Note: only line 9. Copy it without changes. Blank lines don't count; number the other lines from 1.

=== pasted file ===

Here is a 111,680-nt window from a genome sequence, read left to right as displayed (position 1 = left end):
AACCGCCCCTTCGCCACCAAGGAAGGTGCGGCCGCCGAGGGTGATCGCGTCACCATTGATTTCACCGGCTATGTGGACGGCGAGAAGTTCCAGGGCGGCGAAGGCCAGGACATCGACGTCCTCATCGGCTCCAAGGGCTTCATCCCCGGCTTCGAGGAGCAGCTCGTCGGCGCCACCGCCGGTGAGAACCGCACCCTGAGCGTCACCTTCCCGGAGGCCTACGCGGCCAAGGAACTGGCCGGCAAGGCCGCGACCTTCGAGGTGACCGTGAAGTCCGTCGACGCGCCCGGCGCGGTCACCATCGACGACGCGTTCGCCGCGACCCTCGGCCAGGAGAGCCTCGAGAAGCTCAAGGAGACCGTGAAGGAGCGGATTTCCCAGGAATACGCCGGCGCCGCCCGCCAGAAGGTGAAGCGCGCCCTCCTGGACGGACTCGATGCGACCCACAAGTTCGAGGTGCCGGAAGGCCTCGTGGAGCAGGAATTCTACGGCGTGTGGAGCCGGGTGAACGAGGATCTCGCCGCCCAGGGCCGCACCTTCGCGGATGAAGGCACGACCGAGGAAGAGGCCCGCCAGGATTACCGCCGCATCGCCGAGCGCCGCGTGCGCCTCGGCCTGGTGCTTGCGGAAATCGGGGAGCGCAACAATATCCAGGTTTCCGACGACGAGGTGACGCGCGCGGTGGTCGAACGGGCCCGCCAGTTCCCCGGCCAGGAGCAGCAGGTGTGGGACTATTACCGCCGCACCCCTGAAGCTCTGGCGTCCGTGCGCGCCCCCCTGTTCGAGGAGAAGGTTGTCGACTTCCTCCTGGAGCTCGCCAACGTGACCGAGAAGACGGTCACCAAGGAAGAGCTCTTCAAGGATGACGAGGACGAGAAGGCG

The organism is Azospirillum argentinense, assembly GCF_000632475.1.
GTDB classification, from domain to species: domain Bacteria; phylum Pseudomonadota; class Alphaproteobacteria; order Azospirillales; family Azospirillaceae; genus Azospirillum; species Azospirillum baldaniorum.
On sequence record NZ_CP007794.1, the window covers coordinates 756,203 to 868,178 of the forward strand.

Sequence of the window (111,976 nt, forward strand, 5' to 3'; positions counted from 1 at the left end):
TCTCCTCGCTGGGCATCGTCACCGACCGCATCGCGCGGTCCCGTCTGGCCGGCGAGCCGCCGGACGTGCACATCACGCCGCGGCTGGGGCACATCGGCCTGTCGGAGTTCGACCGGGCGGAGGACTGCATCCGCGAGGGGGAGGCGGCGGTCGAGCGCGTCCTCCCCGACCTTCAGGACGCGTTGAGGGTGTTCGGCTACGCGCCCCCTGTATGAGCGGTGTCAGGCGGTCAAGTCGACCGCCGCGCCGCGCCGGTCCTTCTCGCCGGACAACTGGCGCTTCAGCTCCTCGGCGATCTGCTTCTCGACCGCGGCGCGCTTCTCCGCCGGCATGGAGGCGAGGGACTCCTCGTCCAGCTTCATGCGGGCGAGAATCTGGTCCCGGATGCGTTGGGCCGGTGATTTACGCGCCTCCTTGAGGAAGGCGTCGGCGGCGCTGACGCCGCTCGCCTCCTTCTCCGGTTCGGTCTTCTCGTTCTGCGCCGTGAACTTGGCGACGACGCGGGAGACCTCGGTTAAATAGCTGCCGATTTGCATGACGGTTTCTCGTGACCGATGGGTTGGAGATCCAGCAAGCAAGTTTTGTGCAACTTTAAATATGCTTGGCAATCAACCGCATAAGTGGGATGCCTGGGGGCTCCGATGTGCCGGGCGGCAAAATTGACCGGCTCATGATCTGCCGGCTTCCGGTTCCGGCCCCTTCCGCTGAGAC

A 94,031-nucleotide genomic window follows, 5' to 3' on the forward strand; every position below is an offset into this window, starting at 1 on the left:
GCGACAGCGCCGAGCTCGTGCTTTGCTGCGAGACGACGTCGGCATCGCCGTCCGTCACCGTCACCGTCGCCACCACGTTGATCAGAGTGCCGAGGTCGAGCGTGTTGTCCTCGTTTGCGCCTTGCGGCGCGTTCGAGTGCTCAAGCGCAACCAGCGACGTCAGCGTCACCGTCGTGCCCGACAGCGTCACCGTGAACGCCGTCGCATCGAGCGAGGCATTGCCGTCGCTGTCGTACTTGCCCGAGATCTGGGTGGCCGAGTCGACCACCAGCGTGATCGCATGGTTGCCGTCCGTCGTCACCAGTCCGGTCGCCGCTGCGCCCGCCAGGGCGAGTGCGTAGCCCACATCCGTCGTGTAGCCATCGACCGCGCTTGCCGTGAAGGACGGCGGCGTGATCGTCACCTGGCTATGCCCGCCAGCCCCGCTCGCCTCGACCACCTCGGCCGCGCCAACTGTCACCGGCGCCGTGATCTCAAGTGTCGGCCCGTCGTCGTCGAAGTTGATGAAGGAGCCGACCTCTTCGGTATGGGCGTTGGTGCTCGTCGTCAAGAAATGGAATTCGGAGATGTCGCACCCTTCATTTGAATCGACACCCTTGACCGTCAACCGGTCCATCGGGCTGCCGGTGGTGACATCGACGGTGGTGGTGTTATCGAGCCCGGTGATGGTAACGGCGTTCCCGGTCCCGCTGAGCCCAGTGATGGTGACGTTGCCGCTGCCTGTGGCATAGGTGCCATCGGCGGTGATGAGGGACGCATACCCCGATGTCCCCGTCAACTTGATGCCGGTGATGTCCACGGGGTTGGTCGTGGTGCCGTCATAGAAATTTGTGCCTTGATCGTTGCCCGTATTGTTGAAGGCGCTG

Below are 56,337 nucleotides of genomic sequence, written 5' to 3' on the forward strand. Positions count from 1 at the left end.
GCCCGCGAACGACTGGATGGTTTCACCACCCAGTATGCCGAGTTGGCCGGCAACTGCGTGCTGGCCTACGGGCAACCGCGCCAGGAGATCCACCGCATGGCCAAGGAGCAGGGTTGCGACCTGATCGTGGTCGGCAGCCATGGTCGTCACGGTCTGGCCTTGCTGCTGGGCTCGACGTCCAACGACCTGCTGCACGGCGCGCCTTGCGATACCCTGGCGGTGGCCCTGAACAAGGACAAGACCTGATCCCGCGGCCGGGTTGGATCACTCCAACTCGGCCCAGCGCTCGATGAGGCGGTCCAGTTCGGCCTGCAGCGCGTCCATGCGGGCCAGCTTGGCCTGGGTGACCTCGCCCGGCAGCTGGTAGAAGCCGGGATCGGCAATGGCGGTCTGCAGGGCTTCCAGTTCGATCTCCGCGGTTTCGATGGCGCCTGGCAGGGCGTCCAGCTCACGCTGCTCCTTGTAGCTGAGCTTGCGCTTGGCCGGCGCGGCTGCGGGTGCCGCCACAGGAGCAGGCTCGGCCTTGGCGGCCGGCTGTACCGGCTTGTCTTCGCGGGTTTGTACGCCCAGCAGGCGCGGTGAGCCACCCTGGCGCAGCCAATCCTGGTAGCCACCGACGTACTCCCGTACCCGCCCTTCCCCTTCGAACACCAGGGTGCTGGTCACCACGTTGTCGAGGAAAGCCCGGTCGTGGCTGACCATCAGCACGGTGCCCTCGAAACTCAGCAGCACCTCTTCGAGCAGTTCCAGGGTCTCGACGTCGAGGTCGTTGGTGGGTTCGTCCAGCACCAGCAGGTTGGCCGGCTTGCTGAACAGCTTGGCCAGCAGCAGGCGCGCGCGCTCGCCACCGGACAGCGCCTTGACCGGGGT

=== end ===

GCGACAGCGCCGAGCTCGTGCTTTGCTGCGAGACGACGTCGGCATCGCCGTCCGTCACCGTCACCGTCGCCACCACGTTGATCAGAGTGCCGAGGTCGAGCGTGTTGTCCTCGTTTGCGCCTTGCGGCGCGTTCGAGTGCTCAAGCGCAACCAGCGACGTCAGCGTCACCGTCGTGCCCGACAGCGTCACCGTGAACGCCGTCGCATCGAGCGAGGCATTGCCGTCGCTGTCGTACTTGCCCGAGATCTGGGTGGCCGAGTCGACCACCAGCGTGATCGCATGGTTGCCGTCCGTCGTCACCAGTCCGGTCGCCGCTGCGCCCGCCAGGGCGAGTGCGTAGCCCACATCCGTCGTGTAGCCATCGACCGCGCTTGCCGTGAAGGACGGCGGCGTGATCGTCACCTGGCTATGCCCGCCAGCCCCGCTCGCCTCGACCACCTCGGCCGCGCCAACTGTCACCGGCGCCGTGATCTCAAGTGTCGGCCCGTCGTCGTCGAAGTTGATGAAGGAGCCGACCTCTTCGGTATGGGCGTTGGTGCTCGTCGTCAAGAAATGGAATTCGGAGATGTCGCACCCTTCATTTGAATCGACACCCTTGACCGTCAACCGGTCCATCGGGCTGCCGGTGGTGACATCGACGGTGGTGGTGTTATCGAGCCCGGTGATGGTAACGGCGTTCCCGGTCCCGCTGAGCCCAGTGATGGTGACGTTGCCGCTGCCTGTGGCATAGGTGCCATCGGCGGTGATGAGGGACGCATACCCCGATGTCCCCGTCAACTTGATGCCGGTGATGTCCACGGGGTTGGTCGTGGTGCCGTCATAGAAATTTGTGCCTTGATCGTTGCCCGTATTGTTGAAGGCGCTG